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Cherokee blood

Cherokee blood

Posted: 17 Feb 2010 9:04PM GMT
Classification: Query
Surnames: Speary, Tracewell
I've always heard from my Grandmother that she is half Cherokee. Making my dad 1/4 and me 1/8th. I just can't seem to find any information proving that this is true. Does anyone know how to go about searching?

Re: Cherokee blood

Posted: 19 Jul 2012 7:19AM GMT
Classification: Query
Well the easiest way to find out is to check Indian rolls. One example is the Dawes which enrolled Cherokee, Choctaw, Chickasaw, Seminole, and Creek signed between 1898 and 1914 in Oklahoma aka Indian territory.

http://www.accessgenealogy.com/native/finalindex.php

That link gives you access to searching the Dawes, check to see if any of your grandmothers parents or grandparents appear on it. Also check Indian census records here on Ancestry and at
http://www.accessgenealogy.com/native
there are a bunch of different rolls that you can check to see if you have an ancestor that was listed on it.

Re: Cherokee blood

Posted: 20 Jun 2016 12:51AM GMT
Classification: Query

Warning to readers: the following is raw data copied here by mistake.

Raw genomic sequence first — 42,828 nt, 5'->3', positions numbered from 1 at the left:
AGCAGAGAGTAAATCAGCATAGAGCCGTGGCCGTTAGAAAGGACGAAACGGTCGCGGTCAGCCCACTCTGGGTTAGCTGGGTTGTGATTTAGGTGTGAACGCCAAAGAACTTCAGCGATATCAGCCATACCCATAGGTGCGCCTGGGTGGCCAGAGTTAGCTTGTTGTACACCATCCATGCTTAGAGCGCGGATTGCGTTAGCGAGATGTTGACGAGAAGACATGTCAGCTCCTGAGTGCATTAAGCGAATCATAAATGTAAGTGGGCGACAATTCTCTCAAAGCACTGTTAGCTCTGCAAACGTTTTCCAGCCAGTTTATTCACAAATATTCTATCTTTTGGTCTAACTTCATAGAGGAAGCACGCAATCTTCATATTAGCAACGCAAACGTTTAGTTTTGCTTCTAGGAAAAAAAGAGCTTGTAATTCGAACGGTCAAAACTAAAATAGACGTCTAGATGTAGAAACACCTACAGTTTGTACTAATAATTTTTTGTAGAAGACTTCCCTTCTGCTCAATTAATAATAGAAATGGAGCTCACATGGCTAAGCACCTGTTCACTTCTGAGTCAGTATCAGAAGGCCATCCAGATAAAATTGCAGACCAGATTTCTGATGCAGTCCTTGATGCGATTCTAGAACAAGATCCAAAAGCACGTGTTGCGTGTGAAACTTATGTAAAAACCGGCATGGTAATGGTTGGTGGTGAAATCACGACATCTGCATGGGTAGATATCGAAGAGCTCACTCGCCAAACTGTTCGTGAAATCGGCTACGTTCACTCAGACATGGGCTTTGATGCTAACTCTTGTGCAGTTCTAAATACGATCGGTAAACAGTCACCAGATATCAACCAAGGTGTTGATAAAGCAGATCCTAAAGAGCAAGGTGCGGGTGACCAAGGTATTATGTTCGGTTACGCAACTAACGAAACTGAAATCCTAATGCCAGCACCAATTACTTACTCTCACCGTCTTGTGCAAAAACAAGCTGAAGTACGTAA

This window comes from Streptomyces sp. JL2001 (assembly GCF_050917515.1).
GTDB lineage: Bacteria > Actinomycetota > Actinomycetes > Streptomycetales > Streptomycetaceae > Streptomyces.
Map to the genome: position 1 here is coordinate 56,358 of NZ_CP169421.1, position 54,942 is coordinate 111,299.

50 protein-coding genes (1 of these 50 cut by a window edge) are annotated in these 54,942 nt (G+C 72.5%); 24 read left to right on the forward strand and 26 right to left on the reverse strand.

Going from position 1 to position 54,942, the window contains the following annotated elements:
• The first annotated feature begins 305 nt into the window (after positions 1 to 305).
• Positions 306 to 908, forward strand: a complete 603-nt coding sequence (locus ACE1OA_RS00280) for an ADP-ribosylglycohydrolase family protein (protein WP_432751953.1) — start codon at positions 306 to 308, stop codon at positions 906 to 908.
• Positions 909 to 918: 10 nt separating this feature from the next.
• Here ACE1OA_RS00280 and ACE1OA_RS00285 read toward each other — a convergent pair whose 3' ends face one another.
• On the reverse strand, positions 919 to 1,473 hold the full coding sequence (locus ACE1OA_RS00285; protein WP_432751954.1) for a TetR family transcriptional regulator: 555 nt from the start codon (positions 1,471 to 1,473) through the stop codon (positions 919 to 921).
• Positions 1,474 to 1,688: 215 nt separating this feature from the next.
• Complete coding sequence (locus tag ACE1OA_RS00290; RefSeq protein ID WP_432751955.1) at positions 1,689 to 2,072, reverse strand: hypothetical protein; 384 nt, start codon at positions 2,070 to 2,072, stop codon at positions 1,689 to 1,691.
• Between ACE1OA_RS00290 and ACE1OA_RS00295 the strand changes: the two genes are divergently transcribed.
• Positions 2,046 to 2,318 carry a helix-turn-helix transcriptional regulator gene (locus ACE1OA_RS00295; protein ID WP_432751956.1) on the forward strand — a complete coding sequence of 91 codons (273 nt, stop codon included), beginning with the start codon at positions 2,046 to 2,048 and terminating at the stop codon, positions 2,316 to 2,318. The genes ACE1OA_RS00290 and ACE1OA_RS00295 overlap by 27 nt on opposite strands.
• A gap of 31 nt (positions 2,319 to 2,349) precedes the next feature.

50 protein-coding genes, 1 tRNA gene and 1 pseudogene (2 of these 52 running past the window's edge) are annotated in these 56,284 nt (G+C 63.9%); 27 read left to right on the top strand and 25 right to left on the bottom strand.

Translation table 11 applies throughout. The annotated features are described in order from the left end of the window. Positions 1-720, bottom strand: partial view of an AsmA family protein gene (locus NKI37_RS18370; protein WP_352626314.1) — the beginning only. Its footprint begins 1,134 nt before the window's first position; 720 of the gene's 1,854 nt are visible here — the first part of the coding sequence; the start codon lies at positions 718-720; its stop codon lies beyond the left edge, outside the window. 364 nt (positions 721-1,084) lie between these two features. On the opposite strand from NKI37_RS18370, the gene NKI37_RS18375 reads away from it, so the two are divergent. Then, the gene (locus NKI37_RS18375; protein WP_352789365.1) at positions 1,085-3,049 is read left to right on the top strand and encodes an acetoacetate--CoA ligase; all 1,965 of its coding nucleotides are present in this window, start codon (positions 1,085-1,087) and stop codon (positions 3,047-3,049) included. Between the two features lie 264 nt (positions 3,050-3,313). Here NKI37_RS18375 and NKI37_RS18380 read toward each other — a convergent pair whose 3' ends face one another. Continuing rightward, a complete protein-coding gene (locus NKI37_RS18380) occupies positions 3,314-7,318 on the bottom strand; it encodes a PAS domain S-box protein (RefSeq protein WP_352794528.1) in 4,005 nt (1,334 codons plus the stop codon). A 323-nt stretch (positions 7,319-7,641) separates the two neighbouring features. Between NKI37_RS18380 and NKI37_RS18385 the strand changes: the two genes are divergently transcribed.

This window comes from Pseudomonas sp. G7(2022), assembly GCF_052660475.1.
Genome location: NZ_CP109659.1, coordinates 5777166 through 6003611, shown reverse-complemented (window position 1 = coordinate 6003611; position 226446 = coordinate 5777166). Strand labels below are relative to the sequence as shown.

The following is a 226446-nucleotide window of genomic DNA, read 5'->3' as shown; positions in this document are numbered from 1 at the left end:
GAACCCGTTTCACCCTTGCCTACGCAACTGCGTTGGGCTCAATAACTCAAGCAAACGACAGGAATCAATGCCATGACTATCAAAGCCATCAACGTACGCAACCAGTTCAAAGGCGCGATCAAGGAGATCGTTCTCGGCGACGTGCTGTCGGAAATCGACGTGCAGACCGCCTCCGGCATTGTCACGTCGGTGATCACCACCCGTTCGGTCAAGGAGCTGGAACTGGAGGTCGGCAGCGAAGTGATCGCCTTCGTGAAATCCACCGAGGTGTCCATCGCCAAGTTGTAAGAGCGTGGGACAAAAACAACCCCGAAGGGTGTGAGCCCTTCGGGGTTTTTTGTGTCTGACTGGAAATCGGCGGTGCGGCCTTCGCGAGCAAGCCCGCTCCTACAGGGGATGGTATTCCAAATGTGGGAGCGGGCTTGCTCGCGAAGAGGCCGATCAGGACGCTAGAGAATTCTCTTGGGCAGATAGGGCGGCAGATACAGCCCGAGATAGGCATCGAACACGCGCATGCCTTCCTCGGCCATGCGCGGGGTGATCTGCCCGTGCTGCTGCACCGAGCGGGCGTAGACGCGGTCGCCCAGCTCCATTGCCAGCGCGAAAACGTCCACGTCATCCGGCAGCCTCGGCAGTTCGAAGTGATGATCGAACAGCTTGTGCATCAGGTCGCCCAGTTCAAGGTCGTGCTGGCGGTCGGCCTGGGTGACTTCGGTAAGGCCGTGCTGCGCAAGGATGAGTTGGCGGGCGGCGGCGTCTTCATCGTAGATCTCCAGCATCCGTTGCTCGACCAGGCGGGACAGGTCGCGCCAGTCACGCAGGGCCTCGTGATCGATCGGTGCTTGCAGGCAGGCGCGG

Yes, the easiest way is to check the rolls. However, not everyone is on the rolls. In 1896, there was a roll done, but it often included people that were NOT of NA descent and the tribes fought this roll as accurate, because they weren't the ones allowed to determine who was "tallied" as NA. So it was overturned, and another roll was taken and finished about 1906, I believe. However, many of those originally on the 1896 rolls, even if they were supposed to be there, may not have known that they needed to apply again, and so weren't included on the new/ finished rolls. Also, it was NOT something many wanted to admit to, back then... so some just didn't. There were also some that didn't register as a pride thing (they didn't trust the government, and can you blame them?) Finally, there were MANY NA children removed from their parents and sent to boarding schools to "take the indian out of the man." Many were never returned to their parents, and many were adopted out to white families to be raised as white (or they were simply exploited as laborers in the family.) Which is why we now have the Indian Child Welfare Act. To keep NA children from being adopted outside the tribe, when there is an appropriate tribal home available. Anyway, definitely check the rolls, but if you don't find anything, don't give up. Check the overturned rolls too. And then if you still don't find anything, do some family genealogy research, and see if you can find anyone that HAS been able to prove NA ancestry and that you have a common ancestor with. The DNA test *might* be helpful, in that it will show whether you truly have any NA blood, but it won't tell you which tribe, or even whether there is more than one. BUT you might also learn of other relatives you didn't know previously that may be able to help your search. Good luck! (I supposedly have Cherokee on both my mother and father's side, but I can't find any proof anywhere for either side!)
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